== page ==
Department of Plant Pathology, University of Kentucky, Lexington 40546
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Accepted for publication 7 December 2001.
Peronospora tabacina is an obligate plant pathogen that causes downy mildew disease on several species of Nicotiana, including N. tabacum (tobacco). The primary objective of this study was to use gnotobiotic associations to describe interactions between the pathogen and roots of either N. tabacum (cv. KY14) or N. repanda. We found that the pathogen was capable of moving systemically from shoots to roots of both host species and emerged from the root tissues as hyphae. We also demonstrated that root-associated hyphae were infectious on roots of nearby plants and resulted in new systemic infections. Following overnight darkness, sporulation of the pathogen was observed on infected roots exposed to air on both host species. We also found that within 2 months in culture, structures resembling resting stages of Peronospora tabacina were produced on hyphae emerging from roots of N. repanda but not N. tabacum. These findings appear relevant to both the epidemiology of the disease and to future studies of this and other downy mildew pathosystems.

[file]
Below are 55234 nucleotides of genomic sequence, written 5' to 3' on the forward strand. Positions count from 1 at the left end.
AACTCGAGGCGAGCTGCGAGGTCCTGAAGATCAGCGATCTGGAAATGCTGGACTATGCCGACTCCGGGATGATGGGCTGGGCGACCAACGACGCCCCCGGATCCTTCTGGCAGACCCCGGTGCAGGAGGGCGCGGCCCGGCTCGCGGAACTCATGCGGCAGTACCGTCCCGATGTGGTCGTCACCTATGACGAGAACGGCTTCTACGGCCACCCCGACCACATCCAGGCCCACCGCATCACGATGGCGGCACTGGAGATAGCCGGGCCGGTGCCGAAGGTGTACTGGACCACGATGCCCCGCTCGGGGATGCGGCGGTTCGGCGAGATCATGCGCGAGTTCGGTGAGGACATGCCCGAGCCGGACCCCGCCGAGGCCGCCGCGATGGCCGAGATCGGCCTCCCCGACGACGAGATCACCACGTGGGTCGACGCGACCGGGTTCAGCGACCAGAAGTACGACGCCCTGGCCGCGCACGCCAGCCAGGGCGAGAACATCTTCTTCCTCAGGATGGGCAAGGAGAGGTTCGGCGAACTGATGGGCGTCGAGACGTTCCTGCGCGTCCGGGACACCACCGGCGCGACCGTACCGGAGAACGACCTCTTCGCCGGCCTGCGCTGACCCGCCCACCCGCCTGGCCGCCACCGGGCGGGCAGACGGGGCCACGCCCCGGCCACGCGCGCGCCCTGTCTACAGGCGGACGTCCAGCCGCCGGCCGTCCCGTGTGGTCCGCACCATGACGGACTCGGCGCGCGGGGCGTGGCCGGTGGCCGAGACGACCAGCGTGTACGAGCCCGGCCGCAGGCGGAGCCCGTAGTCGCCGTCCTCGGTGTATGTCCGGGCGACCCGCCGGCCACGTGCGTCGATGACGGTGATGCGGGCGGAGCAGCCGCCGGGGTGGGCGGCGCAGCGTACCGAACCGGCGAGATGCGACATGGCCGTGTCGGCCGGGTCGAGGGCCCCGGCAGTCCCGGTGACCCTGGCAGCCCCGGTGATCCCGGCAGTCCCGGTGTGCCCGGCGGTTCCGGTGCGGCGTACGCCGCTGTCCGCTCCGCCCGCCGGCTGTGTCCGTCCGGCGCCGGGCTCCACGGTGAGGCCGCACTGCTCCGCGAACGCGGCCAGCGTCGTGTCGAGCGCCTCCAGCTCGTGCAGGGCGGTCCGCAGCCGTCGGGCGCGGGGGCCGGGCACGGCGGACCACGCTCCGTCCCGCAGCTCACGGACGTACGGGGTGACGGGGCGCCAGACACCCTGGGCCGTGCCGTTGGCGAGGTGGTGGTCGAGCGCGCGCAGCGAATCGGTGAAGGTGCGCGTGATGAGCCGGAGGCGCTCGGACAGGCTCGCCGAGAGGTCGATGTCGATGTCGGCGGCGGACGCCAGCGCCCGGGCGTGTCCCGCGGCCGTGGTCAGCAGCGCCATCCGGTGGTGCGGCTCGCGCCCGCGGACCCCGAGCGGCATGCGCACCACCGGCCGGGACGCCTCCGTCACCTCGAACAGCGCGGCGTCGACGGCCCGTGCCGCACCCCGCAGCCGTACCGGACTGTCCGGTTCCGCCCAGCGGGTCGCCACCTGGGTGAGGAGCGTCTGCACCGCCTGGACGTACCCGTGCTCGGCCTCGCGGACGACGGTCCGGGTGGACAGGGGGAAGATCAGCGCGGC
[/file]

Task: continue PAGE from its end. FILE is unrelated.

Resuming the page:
© 2002 The American Phytopathological Society